spectral index Gamma =3D 5.9 (+1.8, -1.4) with an absorbing column density
of 4.6 (+3.1, -2.2) x 10^21 cm^-2, in excess of/consistent with the
Galactic column in this direction of 8.9x10^20 cm^-2.
This circular is an official product of the Swift-XRT team.
- GCN Circular #8829
Adria C. Updike and Dieter H. Hartmann (Clemson University) report:
Using the KPNO 4m telescope and the NEWFIRM instrument, we observed the
field of GRB 090118 (GCN 8825, Copete et al.) beginning 11.6 hours after
the burst in the J and H bands. Within the XRT error circle (Rowlinson &
Page, GCN 8828) we detect a faint source at coordinates
Variability has not been confirmed. Further observations are planned.
Time after burst Band Magnitude
11.6 hours J 21.0 +/- 0.5
12.5 hours H 20.2 +/- 0.4
A total of 40 minutes of exposures were taken in each band and the results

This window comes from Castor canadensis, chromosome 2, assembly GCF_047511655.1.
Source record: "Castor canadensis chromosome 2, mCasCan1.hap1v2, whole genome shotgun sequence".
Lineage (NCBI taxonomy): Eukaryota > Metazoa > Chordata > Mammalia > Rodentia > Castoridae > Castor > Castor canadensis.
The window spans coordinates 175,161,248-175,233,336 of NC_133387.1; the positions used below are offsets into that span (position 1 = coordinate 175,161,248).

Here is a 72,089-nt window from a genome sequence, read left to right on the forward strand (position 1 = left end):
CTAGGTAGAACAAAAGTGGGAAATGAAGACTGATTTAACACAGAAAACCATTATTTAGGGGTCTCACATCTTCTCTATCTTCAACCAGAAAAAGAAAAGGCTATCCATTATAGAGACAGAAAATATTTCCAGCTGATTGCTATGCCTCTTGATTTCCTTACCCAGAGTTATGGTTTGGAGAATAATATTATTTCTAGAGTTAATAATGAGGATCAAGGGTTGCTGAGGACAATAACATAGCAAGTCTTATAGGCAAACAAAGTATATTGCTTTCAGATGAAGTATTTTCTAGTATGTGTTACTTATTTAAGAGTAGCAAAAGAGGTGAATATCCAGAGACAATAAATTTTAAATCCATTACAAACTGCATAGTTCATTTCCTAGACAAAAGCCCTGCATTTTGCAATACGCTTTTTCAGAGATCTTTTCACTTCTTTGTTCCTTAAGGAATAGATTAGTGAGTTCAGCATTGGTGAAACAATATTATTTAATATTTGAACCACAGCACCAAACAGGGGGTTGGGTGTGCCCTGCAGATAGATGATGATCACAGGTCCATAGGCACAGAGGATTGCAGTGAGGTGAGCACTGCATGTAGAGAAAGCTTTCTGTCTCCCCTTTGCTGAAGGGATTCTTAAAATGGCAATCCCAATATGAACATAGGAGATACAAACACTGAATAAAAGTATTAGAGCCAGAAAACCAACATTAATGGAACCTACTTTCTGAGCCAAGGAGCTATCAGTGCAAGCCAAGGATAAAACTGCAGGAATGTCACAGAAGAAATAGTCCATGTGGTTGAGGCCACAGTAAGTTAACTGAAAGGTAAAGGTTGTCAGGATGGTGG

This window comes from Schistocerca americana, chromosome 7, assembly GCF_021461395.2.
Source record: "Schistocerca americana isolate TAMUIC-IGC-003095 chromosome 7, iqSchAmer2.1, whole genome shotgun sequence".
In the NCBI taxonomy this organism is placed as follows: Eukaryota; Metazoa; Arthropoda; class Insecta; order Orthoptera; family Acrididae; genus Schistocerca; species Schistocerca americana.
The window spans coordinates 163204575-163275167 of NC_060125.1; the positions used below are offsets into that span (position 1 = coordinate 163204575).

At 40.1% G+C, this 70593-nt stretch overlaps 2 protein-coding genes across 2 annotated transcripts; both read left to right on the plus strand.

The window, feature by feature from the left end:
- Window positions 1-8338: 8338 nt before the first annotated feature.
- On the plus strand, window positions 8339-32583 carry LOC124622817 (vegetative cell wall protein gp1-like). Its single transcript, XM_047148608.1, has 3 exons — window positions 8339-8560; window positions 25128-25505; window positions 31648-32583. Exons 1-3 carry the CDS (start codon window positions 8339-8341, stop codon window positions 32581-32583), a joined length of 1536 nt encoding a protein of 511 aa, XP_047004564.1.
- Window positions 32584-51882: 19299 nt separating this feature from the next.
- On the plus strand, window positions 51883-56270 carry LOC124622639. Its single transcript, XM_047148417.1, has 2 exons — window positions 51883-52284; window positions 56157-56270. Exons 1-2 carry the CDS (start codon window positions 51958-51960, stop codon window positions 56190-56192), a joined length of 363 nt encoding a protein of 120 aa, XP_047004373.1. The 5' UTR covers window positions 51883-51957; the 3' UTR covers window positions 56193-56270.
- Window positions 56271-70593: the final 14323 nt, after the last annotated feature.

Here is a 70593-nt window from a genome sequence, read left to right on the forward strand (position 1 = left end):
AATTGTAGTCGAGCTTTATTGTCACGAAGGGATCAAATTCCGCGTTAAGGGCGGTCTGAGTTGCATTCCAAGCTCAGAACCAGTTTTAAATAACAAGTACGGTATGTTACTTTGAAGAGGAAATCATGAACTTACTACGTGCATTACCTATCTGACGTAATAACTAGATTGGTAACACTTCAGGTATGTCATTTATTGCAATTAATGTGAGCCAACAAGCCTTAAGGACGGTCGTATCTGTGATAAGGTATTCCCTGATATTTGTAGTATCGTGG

were stacked. Magnitudes are calibrated to the 2MASS point source catalog
and against a nearby star (RA 03:19:16.7, Dec +18:25:14, J = 14.05). No
correction has been made for galactic extinction.
- GCN Circular #8830
T. Sakamoto (UMBC/GSFC), D. Donato (ORAU/GSFC), N. Gehrels (GSFC),
T. Okajima (JHU/GSFC), T. N. Ukwatta (GWU/GSFC), Y. Urata (Saitama U),
C. Wallace (FGCU)
We observed the field of the possible GRB 090118 detected by the BAT Slew Survey
(Copete et al., GCN #8825) with the 14-inch Goddard Robotic Telescope (GRT)
located at the Goddard Geophysical and Astronomical Observatory
Thirteen set of 30 sec and 60 sec exposures were taken in the R filter
starting from Jan. 19 00:38:11 (UT) about 10.5 hr after the trigger. We
do not detect the optical afterglow both in the individual images and the
combined image within the BATSS error circle and also the X-ray source
found by the Swift/XRT (Rowlinson et al., GCN #8828).
The estimated three sigma upper limit of the combined image (total
exposure of 1170 sec) is ~17.6 mag using the USNO-B1 catalog.
- GCN Circular #8831
Adria C. Updike and Dieter H. Hartmann (Clemson University) report: